Most teens today own a smartphone and go online every day, and about a quarter of them use the internet “almost constantly,” according to a 2015 report by the Pew Research Center.
Now a study published Tuesday in JAMA suggests that such frequent use of digital media by adolescents might increase their odds of developing symptoms of attention deficit hyperactivity disorder.
“It’s one of the first studies to look at modern digital media and ADHD risk,” says psychologist Adam Leventhal, an associate professor of preventive medicine at the University of Southern California and an author of the study.
When considered with previous research showing that greater social media use is associated with depression in teens, the new study suggests that “excessive digital media use doesn’t seem to be great for [their] mental health,” he adds.
Previous research has shown that watching television or playing video games on a console put teenagers at a slightly higher risk of developing ADHD behaviors. But less is known about the impact of computers, tablets and smartphones.
Because these tools have evolved very rapidly, there’s been little research into the impact of these new technologies on us, says Jenny Radesky, a pediatrician at the University of Michigan, who wrote an editorial about the new study for JAMA.
Each new platform reaches millions of people worldwide in a matter of days or weeks, she says. “Angry Birds reached 50 million users within 35 days. Pokémon Go reached the same number in 19 days.”
Research into their effects hasn’t been able to keep pace with the technological evolution, she adds.
“So it’s nice to finally to have some evidence on longer term impact that [these technologies are] having on children,” says Radesky.”I think it shows that something is going on, that there is an association, even if small, between these type[s] of media use habits throughout the day with emerging inattention, trouble with focusing, resisting distraction, controlling your impulses.”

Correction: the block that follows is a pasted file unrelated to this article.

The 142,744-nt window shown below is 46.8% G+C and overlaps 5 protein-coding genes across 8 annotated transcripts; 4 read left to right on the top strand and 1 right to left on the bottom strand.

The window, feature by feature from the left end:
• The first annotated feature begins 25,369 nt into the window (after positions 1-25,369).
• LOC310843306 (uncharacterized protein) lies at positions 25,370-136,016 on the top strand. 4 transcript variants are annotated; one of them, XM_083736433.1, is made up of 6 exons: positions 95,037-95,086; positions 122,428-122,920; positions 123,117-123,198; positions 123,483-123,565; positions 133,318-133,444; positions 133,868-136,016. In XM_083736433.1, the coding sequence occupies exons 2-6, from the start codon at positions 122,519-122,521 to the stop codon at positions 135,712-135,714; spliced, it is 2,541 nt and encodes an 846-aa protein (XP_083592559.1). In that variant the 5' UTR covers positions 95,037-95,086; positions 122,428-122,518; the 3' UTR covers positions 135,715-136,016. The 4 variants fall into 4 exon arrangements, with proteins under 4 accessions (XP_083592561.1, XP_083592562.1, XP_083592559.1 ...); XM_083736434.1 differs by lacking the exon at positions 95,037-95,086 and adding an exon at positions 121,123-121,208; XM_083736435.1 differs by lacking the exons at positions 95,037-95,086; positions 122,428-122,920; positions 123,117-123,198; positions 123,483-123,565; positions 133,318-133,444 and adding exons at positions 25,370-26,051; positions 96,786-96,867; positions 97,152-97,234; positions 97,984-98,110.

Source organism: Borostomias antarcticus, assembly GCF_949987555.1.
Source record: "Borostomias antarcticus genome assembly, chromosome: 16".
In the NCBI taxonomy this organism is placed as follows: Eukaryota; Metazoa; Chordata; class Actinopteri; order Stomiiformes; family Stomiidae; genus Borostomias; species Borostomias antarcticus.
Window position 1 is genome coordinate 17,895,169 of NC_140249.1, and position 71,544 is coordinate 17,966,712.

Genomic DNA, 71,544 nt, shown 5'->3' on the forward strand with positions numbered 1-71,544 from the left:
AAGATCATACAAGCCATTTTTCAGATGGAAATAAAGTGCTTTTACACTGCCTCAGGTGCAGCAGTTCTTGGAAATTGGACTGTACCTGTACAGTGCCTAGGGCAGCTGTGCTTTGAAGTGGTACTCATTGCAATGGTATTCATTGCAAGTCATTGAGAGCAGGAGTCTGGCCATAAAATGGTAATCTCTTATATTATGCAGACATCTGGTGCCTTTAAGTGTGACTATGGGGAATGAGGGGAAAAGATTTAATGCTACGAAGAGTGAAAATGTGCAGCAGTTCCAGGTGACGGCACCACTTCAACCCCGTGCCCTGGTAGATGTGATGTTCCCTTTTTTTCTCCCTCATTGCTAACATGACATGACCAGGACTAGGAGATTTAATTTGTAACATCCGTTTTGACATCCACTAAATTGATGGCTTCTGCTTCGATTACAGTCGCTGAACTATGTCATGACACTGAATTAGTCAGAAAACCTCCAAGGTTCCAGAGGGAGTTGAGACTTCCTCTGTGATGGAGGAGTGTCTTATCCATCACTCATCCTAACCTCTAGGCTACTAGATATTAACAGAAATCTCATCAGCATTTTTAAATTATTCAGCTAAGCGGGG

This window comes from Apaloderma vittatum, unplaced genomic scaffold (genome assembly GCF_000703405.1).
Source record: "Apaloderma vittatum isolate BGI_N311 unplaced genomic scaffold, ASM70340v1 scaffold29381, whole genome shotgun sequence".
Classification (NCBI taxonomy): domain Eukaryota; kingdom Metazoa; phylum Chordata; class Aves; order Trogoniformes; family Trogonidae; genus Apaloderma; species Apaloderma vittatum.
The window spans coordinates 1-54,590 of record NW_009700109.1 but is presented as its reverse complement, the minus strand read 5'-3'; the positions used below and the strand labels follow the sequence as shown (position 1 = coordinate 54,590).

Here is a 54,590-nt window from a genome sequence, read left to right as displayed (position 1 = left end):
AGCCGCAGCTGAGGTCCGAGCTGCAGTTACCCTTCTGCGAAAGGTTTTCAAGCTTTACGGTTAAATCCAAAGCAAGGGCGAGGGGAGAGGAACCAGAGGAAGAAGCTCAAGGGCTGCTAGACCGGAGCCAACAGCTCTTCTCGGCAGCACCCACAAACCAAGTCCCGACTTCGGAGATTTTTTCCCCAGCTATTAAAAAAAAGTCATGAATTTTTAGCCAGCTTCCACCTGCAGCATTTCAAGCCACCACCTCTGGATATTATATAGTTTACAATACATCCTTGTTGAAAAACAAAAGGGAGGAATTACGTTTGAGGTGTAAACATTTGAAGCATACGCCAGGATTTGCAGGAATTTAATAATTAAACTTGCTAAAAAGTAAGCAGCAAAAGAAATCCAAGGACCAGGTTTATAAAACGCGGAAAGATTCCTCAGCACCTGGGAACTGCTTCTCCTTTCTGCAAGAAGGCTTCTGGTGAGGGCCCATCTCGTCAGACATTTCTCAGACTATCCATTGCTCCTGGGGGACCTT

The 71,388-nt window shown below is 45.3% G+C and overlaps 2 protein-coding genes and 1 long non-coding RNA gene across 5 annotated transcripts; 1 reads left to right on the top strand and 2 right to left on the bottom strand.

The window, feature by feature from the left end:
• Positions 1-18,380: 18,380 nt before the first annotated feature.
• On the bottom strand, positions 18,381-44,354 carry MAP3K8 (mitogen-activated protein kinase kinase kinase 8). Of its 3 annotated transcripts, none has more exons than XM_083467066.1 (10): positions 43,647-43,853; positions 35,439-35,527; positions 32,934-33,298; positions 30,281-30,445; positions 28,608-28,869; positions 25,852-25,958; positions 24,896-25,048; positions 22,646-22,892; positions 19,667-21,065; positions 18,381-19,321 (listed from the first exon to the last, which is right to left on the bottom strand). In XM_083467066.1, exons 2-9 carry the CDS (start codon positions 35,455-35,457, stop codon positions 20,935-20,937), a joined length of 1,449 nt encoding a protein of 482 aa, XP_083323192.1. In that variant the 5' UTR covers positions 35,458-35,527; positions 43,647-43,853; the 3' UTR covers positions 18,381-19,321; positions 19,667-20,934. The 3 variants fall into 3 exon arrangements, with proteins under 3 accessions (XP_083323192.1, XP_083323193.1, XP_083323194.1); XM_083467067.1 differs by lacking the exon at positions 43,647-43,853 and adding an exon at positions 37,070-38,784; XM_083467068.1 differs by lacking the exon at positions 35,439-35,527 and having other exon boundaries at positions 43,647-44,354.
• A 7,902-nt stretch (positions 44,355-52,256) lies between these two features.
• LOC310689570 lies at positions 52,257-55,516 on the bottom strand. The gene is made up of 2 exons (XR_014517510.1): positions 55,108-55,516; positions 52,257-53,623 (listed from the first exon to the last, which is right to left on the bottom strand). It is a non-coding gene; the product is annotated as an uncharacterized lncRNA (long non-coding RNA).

The study followed 2,587 10th graders in schools in Los Angeles county over two years. The teens showed no symptoms of ADHD at the beginning of the study. By the end, teens with more frequent digital media use were more likely to have symptoms of ADHD.
The researchers assessed the students using a standardized questionnaire for ADHD symptoms, including nine symptoms each for inattention and hyperactivity. Students with six or more symptoms in either category were counted as having symptoms of the disorder, based on criteria in the Diagnostic and Statistical Manual Of Mental Disorders.
During the two years of the study, the researchers surveyed the teens every six months and asked them about the frequency of their participation in 14 different kinds of online activities such as texting, sharing on social media and streaming videos or music.
The students reported how many of the 14 activities they did and how often (0, 1-2 times a week, 1-2 times a day, or many times a day). If they did any activity many times, it counted as “high frequency use.”
About half of the students said they check social media sites and text many times every day.
“These results show that teens are really attached to their [digital] technologies, throughout the day,” says Radesky, who wasn’t involved in the new study. “It really captured the pervasive design that so many of these mobile technologies have taken on.”
By and large, students who frequently used six or more activities had a higher likelihood of developing ADHD symptoms.
For instance, among the 51 students who frequently did all 14 online activities, 10.5 percent showed ADHD symptoms over the course of the study. And of the 114 teens who frequently did seven digital activities, 9.5 showed symptoms. In contrast, only 4.6 percent of the 495 kids who didn’t do any of the activities frequently had new ADHD symptoms over the two-year period.
In other words, teens who were high frequency users of seven or 14 digital media platforms were more than twice as likely to develop ADHD symptoms than teens who did not use any media platform at a high frequency rate, notes Leventhal. To read more from RHITU CHATTERJEE, click here.